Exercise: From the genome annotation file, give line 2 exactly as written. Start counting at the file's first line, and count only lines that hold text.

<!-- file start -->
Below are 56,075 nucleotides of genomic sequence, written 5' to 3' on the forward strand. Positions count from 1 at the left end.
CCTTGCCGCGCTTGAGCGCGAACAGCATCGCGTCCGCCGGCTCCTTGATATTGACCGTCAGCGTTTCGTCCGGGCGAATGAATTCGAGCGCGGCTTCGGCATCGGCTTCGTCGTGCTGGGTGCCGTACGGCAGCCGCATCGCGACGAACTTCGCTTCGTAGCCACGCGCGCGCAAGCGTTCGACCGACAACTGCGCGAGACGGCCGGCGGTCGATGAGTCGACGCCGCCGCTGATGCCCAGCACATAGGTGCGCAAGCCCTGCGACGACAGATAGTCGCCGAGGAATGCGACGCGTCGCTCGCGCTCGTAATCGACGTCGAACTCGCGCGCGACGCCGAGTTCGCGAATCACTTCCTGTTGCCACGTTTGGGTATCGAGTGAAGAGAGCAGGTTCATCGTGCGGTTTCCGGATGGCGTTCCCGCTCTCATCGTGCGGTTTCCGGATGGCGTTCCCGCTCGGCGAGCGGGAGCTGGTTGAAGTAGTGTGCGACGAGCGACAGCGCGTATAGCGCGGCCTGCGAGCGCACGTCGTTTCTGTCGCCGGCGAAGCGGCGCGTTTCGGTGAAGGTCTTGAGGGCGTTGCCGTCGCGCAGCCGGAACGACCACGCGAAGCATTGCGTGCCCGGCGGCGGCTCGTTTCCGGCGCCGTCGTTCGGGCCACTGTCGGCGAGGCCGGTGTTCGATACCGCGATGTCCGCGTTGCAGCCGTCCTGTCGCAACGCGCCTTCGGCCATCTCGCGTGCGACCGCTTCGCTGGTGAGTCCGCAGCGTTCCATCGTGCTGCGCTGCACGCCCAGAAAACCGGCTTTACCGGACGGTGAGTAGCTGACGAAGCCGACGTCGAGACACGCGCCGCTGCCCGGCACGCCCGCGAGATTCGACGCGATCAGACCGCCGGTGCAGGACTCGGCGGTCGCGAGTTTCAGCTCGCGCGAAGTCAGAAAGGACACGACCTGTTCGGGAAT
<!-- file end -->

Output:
CCTTGCCGCGCTTGAGCGCGAACAGCATCGCGTCCGCCGGCTCCTTGATATTGACCGTCAGCGTTTCGTCCGGGCGAATGAATTCGAGCGCGGCTTCGGCATCGGCTTCGTCGTGCTGGGTGCCGTACGGCAGCCGCATCGCGACGAACTTCGCTTCGTAGCCACGCGCGCGCAAGCGTTCGACCGACAACTGCGCGAGACGGCCGGCGGTCGATGAGTCGACGCCGCCGCTGATGCCCAGCACATAGGTGCGCAAGCCCTGCGACGACAGATAGTCGCCGAGGAATGCGACGCGTCGCTCGCGCTCGTAATCGACGTCGAACTCGCGCGCGACGCCGAGTTCGCGAATCACTTCCTGTTGCCACGTTTGGGTATCGAGTGAAGAGAGCAGGTTCATCGTGCGGTTTCCGGATGGCGTTCCCGCTCTCATCGTGCGGTTTCCGGATGGCGTTCCCGCTCGGCGAGCGGGAGCTGGTTGAAGTAGTGTGCGACGAGCGACAGCGCGTATAGCGCGGCCTGCGAGCGCACGTCGTTTCTGTCGCCGGCGAAGCGGCGCGTTTCGGTGAAGGTCTTGAGGGCGTTGCCGTCGCGCAGCCGGAACGACCACGCGAAGCATTGCGTGCCCGGCGGCGGCTCGTTTCCGGCGCCGTCGTTCGGGCCACTGTCGGCGAGGCCGGTGTTCGATACCGCGATGTCCGCGTTGCAGCCGTCCTGTCGCAACGCGCCTTCGGCCATCTCGCGTGCGACCGCTTCGCTGGTGAGTCCGCAGCGTTCCATCGTGCTGCGCTGCACGCCCAGAAAACCGGCTTTACCGGACGGTGAGTAGCTGACGAAGCCGACGTCGAGACACGCGCCGCTGCCCGGCACGCCCGCGAGATTCGACGCGATCAGACCGCCGGTGCAGGACTCGGCGGTCGCGAGTTTCAGCTCGCGCGAAGTCAGAAAGGACACGACCTGTTCGGGAAT